In our opinion, whether the notice and hearing requirements of MCL 35.402 apply to plaintiff depends on whether plaintiff was "removed"4 from his employment as a sheriff's deputy. When the meaning of statutory language is clear, judicial construction is neither required nor permitted. Nastal v. Henderson & Assoc. Investigations, Inc., 471 Mich. 712, 720, 691 N.W.2d 1 (2005). We give every word or phrase of a statute its plain and ordinary meaning unless a statutory term has a special, technical meaning or is defined by the statute itself. Casco Twp. v. Secretary of State, 472 Mich. 566, 593 & n. 44, 701 N.W.2d 102 (2005); MCL 8.3. Statutory provisions cannot be read in isolation, but must be read in context, giving meaning and effect to the act as a whole. Robinson v. Lansing, 486 Mich. 1, 15, 782 N.W.2d 171 (2010).

The VPA does not define the word "removed," and in the absence of a statutory definition or a special, technical meaning, we may consult a dictionary to ascertain the plain and ordinary meaning of a statutory term. See Koontz v. Ameritech Servs., Inc., 466 Mich. 304, 312, 645 N.W.2d 34 (2002). Merriam-Webster's Collegiate Dictionary (11th ed.) contains several definitions of the word "remove," which include "to change the location, position, station, or residence of" "to get rid of: ELIMINATE," Although the conclusion of plaintiff's employment as a sheriff's deputy could be said to constitute a change of his employment position, this change was effectuated by plaintiff's own voluntary conduct of running for, and ultimately accepting, a position on the Board. In our opinion, the notice and hearing requirements of MCL 35.402 were not triggered in this instance because plaintiff made himself ineligible for continued employment as a sheriff's deputy by accepting a position on the Board; his employer did not "remove" him from his employment. Indeed, plaintiff removed himself from employment by his voluntary action of assuming a position on the Board, particularly in the face of the trial court's prior ruling against him in the Board's declaratory action and the mandatory language of the CBCA.

Admittedly, the verb "removed" as it is used in MCL 35.402 is written in the passive voice — the verb is not paired with a specific subject or actor who must do the removing. Consequently, the language of the statute does not indicate that any particular person must perform the specified action. See Perkovic v. Zurich American Ins. Co., 500 Mich. 44, 53-56, 893 N.W.2d 322 (2017) (interpreting the notice provision of MCL 500.3145(1), as focusing on the content of the notice rather than on the person providing the notice); Fields v. Suburban Mobility Auth., 311 Mich.App. 231, 243-244, 874 N.W.2d 715 (2015) (SHAPIRO, J., concurring) ("The operative phrase requiring provision of the notice is written in the passive voice, i.e., it does not require that any particular person provide the written notice, only that it be provided within 60 days ...."). Considering the statutory term "removed" in context, however, make clear that the VPA was designed only to provide some protection to a qualifying veteran employed in the public sector whose employer has taken adverse action against the veteran; the VPA was designed not to impose arduous notice requirements and hearing procedures whenever a veteran makes a voluntary career move. See Sherrod, 244 Mich. App. at 523, 625 N.W.2d 437 (explaining that the VPA "entitles a veteran to notice and a hearing before his employer may take any action against him with respect to his employment") (emphasis added); Cleveland Bd. of Educ. v. Loudermill, 470 U.S. 532, 542-543, 105 S.Ct. 1487, 84 L.Ed.2d 494 (1985) (explaining that once a state legislature confers a property interest in public employment, an employer may not deprive the employee of that interest absent appropriate procedural safeguards). The procedural safeguards of the VPA were not triggered in this case because the conclusion of plaintiff's employment as a sheriff's deputy was effectuated by his voluntary decision to accept an incompatible position on the Board, which made him ineligible for continued employment as a sheriff's deputy. See MCL 15.182. Sheriff Hilts had no need to terminate plaintiff's employment because plaintiff rendered himself ineligible for continued employment once he took the oath of office as a county commissioner. MCL 46.30a. The trial court therefore erred by concluding that plaintiff was entitled to a VPA hearing and by granting his motion for summary disposition.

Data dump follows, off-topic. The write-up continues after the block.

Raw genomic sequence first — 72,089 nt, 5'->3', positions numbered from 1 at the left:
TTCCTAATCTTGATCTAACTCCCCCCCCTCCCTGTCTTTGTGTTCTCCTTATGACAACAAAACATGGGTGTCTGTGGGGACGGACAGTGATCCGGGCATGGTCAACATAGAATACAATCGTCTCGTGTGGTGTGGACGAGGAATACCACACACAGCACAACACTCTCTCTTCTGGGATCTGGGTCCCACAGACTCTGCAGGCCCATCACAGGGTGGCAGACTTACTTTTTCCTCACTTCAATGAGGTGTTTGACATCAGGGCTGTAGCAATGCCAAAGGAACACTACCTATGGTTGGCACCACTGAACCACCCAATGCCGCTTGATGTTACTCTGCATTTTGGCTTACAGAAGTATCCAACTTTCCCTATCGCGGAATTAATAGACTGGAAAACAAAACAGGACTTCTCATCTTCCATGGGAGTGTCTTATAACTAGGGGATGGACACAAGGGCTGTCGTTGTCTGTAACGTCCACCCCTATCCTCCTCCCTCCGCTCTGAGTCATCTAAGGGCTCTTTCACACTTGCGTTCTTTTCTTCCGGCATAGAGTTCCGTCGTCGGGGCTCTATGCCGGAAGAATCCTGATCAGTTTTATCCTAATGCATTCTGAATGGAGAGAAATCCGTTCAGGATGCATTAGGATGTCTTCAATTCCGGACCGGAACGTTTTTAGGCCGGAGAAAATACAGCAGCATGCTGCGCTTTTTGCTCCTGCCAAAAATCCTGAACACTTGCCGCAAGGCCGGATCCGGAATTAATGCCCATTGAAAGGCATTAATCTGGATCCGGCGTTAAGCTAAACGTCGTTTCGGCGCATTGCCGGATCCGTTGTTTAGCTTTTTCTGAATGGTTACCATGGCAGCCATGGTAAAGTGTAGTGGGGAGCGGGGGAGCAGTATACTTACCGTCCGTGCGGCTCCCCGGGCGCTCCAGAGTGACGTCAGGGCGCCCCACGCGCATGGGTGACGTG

Further, to the extent plaintiff argues that he should have been given a reasonable amount of time after the circuit court issued its ruling on the Board's request for a declaratory judgment to decide which position he would keep and from which he would resign, we conclude that any such argument lacks merit. In light of the circuit court's declaratory ruling, plaintiff made himself ineligible for continued employment as a sheriff's deputy at the moment he became a member of the Board, and plaintiff would have rendered both himself and Sheriff Hilts criminally culpable if the employment had continued. See MCL 46.30a(4). The County was not obligated to subject itself to criminal liability for any period of time while plaintiff attempted to maintain his illegal and incompatible positions.

IV. CONCLUSION

Plaintiff was not entitled to the procedural protections of the VPA because the conclusion of his employment as a sheriff's deputy was effectuated by his voluntary acceptance of an incompatible position on the Board, which made him ineligible for continued employment as a sheriff's deputy. The trial court therefore erred by concluding that plaintiff was entitled to a VPA hearing and by granting his motion for summary disposition for that reason. Because plaintiff was not entitled to the protections provided by the VPA, the trial court should have granted the County's motion for summary disposition regarding plaintiff's claims.5